Our results show, for the first time in tropical conditions that agricultural systems with low-intensity farming practices and forested landscape allow the preservation of a significantly higher diversity of bees than agricultural systems with high-intensity farming practices and highly deforested landscape. Considering that bee diversity is key to maintaining crop productivity, these findings can help scientists, policy-makers, and community members design policies that support both agricultural production and biodiversity conservation in the tropics.

- Artículo con arbitraje
A 6-year longitudinal study on agrobiodiversity change in homegardens in Tabasco, México
Serrano Ysunza, Andrea Alejandra ; Van Der Wal, Hans (coaut.) ; Gallardo Cruz, José Alberto (coaut.) ; Ramos Muñoz, Dora Elia (coaut.) ; Vaca Genuit, Raúl Abel (coaut.) ;
Contenido en: Agroforestry Systems Vol. 92, no. 6 (December 2018) p. 1485-1494 ISSN: 1572-9680
Resumen en: Inglés |
Resumen en inglés

Societal processes of rural change and globalization may change homegardens and their contribution to the conservation of agrobiodiversity, particularly of species occurring naturally in regional vegetation. The best way to determine if this occurs is through longitudinal studies. We conducted such a study, inventorying tree species in a sample of 38 homegardens in 2009, 2012 and 2015. The homegardens were located in the subregions of mountain slopes, fluvial plains and coastal plains in the tropical lowlands of Tabasco, Mexico. We analysed changes in species richness by geographic origin, species richness and species composition in each inventory. We identified 169 tree species in the three inventories, of which 74.6% were native or neotropical and 25.4% introduced. Of the 140 species recorded in 2009, 88% remained in 2015, whereas 12% had been replaced and nine additional species had arrived. Mean species richness increased between 2009 and 2015 (P = 0.03) and between 2012 and 2015 (P = 0.001). Increases resulted from increased mean neotropical (P = 0.01) and introduced (P = 0.01) species richness, and constant native species richness. Differences in species composition between the three subregions in 2009 persisted in 2012 and 2015 (P\0.001 in all years). These results show how the highly dynamic character of homegardens combines with the renewal and persistence of their agrobiodiversity, andunderpins the continued relevance of homegarden for agrobiodiversity conservation and livelihoods in tropical lowlands amidst rural change and globalization.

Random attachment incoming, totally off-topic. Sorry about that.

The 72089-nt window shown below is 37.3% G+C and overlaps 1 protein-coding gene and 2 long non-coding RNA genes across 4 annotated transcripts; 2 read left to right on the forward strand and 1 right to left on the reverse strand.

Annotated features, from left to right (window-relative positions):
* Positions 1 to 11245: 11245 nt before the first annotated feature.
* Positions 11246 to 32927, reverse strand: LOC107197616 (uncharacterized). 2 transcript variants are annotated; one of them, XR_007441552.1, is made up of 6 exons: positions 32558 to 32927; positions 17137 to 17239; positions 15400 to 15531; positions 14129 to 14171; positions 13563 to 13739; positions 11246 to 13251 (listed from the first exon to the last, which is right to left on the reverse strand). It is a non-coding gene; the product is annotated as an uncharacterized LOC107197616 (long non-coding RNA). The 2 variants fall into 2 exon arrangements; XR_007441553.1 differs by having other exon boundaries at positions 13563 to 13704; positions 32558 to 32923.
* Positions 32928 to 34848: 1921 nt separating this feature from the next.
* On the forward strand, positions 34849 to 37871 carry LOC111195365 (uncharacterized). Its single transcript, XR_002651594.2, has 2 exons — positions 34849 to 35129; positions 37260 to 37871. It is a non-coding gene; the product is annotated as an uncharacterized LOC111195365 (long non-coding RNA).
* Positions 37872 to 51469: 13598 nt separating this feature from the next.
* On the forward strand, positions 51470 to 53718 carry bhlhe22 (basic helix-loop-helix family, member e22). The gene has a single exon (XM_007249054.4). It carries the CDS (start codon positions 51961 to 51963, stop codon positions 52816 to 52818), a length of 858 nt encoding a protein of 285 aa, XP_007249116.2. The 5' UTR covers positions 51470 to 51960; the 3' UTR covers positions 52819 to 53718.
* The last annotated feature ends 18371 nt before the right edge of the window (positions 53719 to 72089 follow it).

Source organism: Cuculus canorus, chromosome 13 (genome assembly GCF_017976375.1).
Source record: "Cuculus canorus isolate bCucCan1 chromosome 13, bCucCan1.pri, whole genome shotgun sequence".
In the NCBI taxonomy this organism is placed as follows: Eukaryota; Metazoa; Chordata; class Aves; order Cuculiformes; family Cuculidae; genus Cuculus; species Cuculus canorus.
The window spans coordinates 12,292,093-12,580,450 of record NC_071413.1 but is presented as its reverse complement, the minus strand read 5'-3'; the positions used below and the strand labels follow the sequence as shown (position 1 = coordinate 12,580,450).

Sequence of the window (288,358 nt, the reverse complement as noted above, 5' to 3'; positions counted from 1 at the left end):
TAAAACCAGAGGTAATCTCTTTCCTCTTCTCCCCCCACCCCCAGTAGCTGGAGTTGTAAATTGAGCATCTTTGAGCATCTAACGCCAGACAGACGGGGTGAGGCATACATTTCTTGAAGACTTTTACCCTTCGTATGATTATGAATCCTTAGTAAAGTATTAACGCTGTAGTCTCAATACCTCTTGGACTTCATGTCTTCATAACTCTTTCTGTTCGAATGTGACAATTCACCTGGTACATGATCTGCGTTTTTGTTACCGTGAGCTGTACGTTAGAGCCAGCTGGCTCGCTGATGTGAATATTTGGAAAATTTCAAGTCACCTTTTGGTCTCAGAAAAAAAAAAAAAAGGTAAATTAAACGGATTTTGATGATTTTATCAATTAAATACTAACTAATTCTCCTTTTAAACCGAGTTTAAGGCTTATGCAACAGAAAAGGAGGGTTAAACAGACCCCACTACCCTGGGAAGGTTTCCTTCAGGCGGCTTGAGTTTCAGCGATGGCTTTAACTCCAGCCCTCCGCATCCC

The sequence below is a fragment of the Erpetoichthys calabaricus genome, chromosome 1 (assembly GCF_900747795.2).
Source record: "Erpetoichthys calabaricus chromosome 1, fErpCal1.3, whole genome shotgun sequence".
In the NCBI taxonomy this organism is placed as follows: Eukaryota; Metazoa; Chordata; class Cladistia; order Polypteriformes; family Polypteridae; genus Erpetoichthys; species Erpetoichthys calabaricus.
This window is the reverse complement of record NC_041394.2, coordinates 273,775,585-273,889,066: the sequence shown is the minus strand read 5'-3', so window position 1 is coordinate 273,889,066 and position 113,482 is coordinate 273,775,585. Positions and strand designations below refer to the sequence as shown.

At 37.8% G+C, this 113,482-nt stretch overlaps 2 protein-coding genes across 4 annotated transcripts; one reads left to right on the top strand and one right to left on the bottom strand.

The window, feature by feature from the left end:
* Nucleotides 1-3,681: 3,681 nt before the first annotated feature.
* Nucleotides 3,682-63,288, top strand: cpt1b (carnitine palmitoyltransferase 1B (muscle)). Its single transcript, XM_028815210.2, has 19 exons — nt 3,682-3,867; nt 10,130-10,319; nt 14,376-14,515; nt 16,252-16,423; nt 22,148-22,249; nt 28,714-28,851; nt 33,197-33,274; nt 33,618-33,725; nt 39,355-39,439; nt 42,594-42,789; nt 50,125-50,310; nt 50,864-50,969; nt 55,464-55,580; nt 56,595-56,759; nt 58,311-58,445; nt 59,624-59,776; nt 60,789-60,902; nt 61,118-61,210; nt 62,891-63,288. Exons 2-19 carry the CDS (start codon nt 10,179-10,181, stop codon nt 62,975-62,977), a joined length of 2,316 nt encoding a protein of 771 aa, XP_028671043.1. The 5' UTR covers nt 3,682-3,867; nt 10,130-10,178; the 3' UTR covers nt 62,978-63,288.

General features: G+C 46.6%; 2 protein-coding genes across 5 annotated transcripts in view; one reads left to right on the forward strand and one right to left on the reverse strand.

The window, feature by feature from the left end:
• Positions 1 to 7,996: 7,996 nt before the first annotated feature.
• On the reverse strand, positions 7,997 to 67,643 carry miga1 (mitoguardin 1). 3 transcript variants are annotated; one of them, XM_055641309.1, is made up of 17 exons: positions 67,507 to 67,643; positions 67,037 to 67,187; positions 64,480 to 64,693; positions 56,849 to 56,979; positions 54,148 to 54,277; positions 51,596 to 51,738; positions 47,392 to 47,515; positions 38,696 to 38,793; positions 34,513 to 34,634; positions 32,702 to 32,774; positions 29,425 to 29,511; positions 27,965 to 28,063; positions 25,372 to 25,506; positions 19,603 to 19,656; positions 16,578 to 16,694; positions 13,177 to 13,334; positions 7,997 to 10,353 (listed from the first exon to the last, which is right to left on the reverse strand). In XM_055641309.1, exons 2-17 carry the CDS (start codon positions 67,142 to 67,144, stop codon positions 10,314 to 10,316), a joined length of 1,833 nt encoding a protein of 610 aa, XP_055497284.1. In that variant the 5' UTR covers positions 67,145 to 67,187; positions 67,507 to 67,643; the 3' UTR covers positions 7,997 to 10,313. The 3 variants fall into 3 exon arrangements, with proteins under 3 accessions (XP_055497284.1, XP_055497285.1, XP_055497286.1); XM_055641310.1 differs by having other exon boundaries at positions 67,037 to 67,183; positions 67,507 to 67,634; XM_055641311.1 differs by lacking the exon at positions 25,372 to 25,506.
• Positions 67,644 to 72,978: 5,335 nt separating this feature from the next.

Resumen en: Inglés |
Resumen en inglés